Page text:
• "classic-fpkm" — The function applies no scaling to the FPKM values or fragment counts.

  • "quartile" — The function scales the FPKM values by the ratio of upper quartiles between fragment counts and the average value across all libraries.

Example: 'LibraryNormalizationMethod',"classic-fpkm"

Data Types: char | string

Flag to use only fragments compatible with a reference transcript to calculate FPKM values, specified as true or false.

Example: 'NormalizeCompatibleHits',false

Data Types: logical

Flag to include all fragments to calculate FPKM values, specified as true or false. If the value is true, the function includes all fragments, including fragments without a compatible reference.

Example: 'NormalizeTotalHits',true

Data Types: logical

Number of parallel threads to use, specified as a positive integer. Threads are run on separate processors or cores. Increasing the number of threads generally improves the runtime significantly, but increases the memory footprint.

Example: 'NumThreads',4

Data Types: double

Directory to store analysis results, specified as a string or character vector.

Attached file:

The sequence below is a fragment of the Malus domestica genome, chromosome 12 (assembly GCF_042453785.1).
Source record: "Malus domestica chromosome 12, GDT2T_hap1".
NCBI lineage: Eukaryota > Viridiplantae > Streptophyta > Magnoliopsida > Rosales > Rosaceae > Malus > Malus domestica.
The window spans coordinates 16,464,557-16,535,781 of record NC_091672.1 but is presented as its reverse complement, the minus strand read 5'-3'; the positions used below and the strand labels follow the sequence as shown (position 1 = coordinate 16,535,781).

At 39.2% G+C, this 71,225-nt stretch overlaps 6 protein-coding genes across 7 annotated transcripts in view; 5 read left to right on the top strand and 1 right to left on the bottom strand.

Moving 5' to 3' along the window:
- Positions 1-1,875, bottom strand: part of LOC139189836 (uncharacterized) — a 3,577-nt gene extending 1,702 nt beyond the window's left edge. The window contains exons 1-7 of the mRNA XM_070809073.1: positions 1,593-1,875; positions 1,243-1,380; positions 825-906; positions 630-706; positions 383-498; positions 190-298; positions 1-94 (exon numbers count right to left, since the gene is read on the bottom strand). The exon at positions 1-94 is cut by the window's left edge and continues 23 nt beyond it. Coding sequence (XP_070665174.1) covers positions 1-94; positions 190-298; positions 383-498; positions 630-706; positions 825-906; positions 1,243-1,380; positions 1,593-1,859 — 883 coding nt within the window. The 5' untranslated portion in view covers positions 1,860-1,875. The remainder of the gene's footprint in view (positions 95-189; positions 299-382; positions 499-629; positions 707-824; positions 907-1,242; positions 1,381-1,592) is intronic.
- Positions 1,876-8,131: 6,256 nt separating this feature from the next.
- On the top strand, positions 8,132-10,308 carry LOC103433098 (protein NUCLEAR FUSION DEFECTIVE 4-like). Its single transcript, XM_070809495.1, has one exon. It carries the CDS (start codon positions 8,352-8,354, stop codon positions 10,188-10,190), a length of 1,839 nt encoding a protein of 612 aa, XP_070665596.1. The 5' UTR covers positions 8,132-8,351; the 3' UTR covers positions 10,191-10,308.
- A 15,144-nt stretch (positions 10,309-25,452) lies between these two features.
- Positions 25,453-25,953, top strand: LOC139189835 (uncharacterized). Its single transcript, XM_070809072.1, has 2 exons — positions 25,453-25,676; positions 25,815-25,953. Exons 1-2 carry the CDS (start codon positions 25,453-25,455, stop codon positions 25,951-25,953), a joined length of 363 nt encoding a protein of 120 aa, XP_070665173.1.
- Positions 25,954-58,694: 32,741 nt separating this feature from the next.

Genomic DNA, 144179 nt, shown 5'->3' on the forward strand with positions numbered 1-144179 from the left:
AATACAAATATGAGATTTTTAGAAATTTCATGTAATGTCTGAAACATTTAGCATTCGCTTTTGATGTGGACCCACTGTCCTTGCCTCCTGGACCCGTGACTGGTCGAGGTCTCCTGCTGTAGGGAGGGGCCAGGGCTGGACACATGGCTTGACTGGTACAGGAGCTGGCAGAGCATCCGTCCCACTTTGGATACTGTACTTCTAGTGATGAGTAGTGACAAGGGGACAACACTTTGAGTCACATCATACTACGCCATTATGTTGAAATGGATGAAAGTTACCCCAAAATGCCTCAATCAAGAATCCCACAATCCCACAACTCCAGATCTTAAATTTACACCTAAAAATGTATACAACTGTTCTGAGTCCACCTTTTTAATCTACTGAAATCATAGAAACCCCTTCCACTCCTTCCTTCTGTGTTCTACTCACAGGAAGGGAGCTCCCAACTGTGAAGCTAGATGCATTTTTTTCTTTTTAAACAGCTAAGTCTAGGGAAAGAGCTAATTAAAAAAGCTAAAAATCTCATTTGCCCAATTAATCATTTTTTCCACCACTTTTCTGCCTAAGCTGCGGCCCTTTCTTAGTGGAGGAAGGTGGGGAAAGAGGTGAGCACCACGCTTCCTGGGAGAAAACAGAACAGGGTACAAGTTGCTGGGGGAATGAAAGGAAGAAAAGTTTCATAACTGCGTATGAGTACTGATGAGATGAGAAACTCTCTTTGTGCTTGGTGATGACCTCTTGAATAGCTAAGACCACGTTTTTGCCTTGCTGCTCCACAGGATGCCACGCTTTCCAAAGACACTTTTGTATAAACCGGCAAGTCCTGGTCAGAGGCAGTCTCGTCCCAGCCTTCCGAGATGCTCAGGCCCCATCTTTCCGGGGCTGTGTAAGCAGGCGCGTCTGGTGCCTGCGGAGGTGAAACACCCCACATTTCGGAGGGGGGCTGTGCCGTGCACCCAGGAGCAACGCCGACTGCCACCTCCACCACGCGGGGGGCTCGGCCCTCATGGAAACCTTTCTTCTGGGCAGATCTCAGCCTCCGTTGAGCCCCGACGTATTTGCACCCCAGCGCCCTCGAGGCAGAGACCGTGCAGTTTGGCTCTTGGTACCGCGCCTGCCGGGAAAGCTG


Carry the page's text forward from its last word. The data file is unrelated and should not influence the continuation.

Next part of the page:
Example: 'OutputDirectory',"./AnalysisResults/"

Data Types: char | string

Format for result files, specified as "simple-table" or "cuffdiff".

  • "simple-table" — The output is in tab-delimited table format.

  • "cuffdiff" — The output is in the same form used by cuffdiff.

Example: 'OutputFormat',"cuffdiff"

Data Types: char | string

Seed for the random number generator, specified as a nonnegative integer. Setting a seed value ensures the reproducibility of the analysis results.

Example: 'Seed',10

Data Types: double

Output Arguments

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Name of a file containing the normalized expression level for each isoform, returned as a string.